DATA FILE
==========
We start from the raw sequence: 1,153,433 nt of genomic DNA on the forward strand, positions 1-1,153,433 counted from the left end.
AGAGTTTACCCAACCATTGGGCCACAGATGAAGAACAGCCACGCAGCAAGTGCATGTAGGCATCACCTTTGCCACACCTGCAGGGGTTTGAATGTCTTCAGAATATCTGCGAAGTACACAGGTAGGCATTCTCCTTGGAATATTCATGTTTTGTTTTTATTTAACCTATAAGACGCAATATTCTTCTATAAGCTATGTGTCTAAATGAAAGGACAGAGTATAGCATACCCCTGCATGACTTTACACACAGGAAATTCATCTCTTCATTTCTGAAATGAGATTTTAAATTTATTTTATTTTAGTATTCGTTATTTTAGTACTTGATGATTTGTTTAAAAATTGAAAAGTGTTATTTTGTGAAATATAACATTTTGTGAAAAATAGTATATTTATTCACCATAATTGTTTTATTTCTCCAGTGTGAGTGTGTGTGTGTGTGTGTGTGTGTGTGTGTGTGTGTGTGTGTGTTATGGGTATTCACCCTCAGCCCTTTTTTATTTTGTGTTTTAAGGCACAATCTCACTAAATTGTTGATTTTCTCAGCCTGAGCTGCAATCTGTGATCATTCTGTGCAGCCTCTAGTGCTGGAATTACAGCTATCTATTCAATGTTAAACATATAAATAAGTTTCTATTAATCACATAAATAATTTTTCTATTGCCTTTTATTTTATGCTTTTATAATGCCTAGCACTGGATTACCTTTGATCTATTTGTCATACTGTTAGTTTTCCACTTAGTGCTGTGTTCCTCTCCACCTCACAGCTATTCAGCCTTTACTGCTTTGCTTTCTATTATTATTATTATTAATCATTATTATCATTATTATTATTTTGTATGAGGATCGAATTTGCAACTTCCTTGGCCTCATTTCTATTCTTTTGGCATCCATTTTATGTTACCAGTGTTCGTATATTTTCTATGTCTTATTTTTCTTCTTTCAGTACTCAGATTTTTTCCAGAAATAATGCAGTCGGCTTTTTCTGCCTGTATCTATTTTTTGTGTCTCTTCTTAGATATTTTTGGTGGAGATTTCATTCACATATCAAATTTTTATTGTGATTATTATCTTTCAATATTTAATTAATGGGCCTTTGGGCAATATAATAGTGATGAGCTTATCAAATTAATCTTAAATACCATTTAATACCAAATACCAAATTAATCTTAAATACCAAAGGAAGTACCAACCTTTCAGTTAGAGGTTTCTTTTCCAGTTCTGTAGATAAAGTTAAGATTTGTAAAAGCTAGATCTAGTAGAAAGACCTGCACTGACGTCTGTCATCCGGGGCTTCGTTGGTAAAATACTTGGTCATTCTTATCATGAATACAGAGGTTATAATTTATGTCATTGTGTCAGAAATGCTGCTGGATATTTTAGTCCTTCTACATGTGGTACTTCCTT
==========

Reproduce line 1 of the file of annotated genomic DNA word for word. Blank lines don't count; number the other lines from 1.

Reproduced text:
We start from the raw sequence: 1,153,433 nt of genomic DNA on the forward strand, positions 1-1,153,433 counted from the left end.